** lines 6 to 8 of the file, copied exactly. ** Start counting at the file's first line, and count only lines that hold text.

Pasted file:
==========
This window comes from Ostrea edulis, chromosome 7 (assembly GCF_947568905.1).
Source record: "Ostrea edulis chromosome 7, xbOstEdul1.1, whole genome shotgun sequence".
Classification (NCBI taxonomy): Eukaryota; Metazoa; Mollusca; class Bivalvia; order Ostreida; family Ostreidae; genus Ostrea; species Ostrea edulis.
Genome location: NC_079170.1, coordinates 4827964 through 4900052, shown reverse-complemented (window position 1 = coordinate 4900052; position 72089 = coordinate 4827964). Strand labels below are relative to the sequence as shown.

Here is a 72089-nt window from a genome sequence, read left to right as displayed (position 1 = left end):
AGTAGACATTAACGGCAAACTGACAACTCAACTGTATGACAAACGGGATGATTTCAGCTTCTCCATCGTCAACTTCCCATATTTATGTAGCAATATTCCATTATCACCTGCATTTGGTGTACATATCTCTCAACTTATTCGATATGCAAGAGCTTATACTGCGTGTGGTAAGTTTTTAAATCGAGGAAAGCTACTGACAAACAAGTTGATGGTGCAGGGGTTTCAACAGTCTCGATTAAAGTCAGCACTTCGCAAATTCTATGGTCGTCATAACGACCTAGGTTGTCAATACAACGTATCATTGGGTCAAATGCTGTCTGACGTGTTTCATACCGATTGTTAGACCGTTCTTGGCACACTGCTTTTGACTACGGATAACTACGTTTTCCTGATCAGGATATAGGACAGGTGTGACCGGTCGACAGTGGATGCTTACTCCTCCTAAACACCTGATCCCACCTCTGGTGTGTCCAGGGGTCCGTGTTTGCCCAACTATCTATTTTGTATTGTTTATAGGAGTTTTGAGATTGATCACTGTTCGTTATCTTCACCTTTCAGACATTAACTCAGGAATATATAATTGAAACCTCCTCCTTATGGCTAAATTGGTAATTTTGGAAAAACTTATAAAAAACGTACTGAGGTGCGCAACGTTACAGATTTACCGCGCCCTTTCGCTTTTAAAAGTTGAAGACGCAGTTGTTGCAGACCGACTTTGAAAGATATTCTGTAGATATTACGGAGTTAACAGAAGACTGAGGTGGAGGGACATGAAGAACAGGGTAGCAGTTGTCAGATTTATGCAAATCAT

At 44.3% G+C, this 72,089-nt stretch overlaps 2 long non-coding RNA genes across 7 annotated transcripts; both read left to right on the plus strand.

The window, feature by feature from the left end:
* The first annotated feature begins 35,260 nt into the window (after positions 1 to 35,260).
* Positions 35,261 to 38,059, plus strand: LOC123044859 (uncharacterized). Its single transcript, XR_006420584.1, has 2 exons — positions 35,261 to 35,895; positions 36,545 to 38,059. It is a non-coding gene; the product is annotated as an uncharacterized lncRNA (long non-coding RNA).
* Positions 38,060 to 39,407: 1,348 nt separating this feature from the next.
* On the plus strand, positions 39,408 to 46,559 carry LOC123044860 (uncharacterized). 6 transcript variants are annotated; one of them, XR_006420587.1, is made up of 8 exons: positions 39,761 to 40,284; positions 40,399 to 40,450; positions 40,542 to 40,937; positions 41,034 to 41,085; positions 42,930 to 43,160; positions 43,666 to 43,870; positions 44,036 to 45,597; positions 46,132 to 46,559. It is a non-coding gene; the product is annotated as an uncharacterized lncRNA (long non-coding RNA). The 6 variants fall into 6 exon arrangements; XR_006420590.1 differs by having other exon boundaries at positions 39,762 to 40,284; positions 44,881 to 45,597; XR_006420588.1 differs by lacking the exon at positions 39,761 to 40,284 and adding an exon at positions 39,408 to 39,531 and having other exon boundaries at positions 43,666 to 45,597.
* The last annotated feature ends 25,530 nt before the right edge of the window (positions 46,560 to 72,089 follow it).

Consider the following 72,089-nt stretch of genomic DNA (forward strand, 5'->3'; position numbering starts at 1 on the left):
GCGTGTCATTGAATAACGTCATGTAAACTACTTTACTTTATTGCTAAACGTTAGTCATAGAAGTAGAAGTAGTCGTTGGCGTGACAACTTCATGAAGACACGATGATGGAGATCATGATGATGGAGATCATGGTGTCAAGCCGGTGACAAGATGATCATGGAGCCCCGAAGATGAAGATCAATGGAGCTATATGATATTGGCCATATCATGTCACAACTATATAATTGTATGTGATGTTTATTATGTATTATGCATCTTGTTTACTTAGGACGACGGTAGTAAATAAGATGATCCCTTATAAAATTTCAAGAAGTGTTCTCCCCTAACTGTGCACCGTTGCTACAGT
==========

AGTAGACATTAACGGCAAACTGACAACTCAACTGTATGACAAACGGGATGATTTCAGCTTCTCCATCGTCAACTTCCCATATTTATGTAGCAATATTCCATTATCACCTGCATTTGGTGTACATATCTCTCAACTTATTCGATATGCAAGAGCTTATACTGCGTGTGGTAAGTTTTTAAATCGAGGAAAGCTACTGACAAACAAGTTGATGGTGCAGGGGTTTCAACAGTCTCGATTAAAGTCAGCACTTCGCAAATTCTATGGTCGTCATAACGACCTAGGTTGTCAATACAACGTATCATTGGGTCAAATGCTGTCTGACGTGTTTCATACCGATTGTTAGACCGTTCTTGGCACACTGCTTTTGACTACGGATAACTACGTTTTCCTGATCAGGATATAGGACAGGTGTGACCGGTCGACAGTGGATGCTTACTCCTCCTAAACACCTGATCCCACCTCTGGTGTGTCCAGGGGTCCGTGTTTGCCCAACTATCTATTTTGTATTGTTTATAGGAGTTTTGAGATTGATCACTGTTCGTTATCTTCACCTTTCAGACATTAACTCAGGAATATATAATTGAAACCTCCTCCTTATGGCTAAATTGGTAATTTTGGAAAAACTTATAAAAAACGTACTGAGGTGCGCAACGTTACAGATTTACCGCGCCCTTTCGCTTTTAAAAGTTGAAGACGCAGTTGTTGCAGACCGACTTTGAAAGATATTCTGTAGATATTACGGAGTTAACAGAAGACTGAGGTGGAGGGACATGAAGAACAGGGTAGCAGTTGTCAGATTTATGCAAATCAT

At 44.3% G+C, this 72,089-nt stretch overlaps 2 long non-coding RNA genes across 7 annotated transcripts; both read left to right on the plus strand.

The window, feature by feature from the left end: